Hydrogen fuel cells to power homes in the UK through pilot project

July 17, 2014 0 By Stephen Vagus

Hydrogen fuel powered homes

Pilot project aims to examine the viability of fuel cells

A new pilot project is being launched by property managers in the United Kingdom. Your Housing, Rykneld Homes, Housing 21, and South Essex Homes have come together to put hydrogen fuel cells to use in the residential sector.  These energy systems have seen a small amount of use as residential energy systems outside of Japan. The pilot project aims to examine the viability of these energy systems and how they could be used to reduce energy consumption.

Interest in fuel cells is beginning to grow

The last time a fuel cell was used in a residential energy project was six years ago, when Black Country Housing made use of a fuel cell system to power property. While this particular initiative had generated some questions as to whether or not fuel cells could be effective residential energy systems, interest in these energy systems died out relatively quickly. With hydrogen fuel cells becoming very popular in the transportation sector, questions regarding their use in other sectors are beginning to circulate once again.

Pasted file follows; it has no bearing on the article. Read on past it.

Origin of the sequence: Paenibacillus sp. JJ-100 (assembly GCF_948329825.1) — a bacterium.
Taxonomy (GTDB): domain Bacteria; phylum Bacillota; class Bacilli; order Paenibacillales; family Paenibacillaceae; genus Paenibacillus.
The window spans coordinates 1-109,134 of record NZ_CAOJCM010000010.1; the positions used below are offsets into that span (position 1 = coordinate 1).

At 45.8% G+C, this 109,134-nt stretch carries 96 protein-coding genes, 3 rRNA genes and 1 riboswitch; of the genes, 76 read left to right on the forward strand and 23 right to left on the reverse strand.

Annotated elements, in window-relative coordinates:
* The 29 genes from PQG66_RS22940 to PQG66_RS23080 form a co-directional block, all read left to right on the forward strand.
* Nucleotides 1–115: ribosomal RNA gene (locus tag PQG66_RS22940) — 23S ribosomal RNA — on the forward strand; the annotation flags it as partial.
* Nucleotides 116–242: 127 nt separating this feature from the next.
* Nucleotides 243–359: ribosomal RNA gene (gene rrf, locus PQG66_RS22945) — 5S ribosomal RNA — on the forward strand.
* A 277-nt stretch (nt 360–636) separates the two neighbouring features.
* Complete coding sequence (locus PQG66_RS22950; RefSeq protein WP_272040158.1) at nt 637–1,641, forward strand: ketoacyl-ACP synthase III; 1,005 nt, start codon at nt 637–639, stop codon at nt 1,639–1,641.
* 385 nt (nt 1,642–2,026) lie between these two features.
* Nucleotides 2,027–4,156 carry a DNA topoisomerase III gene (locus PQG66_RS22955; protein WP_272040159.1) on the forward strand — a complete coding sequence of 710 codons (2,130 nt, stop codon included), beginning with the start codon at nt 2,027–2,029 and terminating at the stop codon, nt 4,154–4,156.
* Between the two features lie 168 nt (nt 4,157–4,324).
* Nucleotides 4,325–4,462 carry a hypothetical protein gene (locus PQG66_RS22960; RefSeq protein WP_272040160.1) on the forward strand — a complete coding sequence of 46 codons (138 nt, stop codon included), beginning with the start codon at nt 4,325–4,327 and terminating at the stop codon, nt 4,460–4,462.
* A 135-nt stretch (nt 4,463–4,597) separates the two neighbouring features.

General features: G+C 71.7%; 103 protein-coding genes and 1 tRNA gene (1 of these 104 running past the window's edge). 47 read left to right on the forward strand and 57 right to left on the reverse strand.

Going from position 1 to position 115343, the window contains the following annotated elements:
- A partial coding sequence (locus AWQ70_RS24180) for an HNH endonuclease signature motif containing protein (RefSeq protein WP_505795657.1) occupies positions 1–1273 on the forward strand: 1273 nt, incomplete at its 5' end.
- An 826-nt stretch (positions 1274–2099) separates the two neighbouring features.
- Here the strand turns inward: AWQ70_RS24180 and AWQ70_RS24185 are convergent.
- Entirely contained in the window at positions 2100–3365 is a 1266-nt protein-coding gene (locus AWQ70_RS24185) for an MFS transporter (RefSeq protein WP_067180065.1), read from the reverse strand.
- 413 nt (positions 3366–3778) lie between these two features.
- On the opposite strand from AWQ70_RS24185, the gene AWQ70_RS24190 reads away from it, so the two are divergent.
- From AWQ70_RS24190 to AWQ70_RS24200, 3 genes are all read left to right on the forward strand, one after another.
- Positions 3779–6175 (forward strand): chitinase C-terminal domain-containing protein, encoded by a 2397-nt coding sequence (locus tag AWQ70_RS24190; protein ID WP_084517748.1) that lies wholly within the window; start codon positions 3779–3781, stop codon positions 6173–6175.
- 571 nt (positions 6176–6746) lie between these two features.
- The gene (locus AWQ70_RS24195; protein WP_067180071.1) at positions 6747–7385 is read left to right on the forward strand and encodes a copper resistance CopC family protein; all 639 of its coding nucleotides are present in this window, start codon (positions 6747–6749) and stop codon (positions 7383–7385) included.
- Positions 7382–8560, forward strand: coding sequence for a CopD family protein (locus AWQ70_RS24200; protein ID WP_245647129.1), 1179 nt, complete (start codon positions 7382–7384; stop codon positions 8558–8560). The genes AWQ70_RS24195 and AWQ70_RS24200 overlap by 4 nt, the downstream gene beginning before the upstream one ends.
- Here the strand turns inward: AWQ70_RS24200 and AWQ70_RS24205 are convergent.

A single fuel cell system may be able to generate enough power for four homes

The pilot project will be managed by Spark, an energy company operating in the United Kingdom. Bluegen will provide the fuel cells needed for the pilot project. According to Spark, installing a fuel cell system in a single home costs approximately $40,000, but the energy system is capable enough to provide electrical power to four other homes. These energy systems also produce significant amounts of heat while generating electricity. This heat can be used for various purposed, such as heating water or simply providing heat for a home.

Japan sets an example in residential fuel cell use

In Japan, hydrogen fuel cells are becoming quite common in the residential space. These energy systems saw a great deal of use in the wake of the Fukushima disaster in 2010, when much of Japan’s nuclear energy was shut off due to a major natural disaster. Japan may serve as an example as to how fuel cells can be used to power the residential sector in a more environmentally friendly way.

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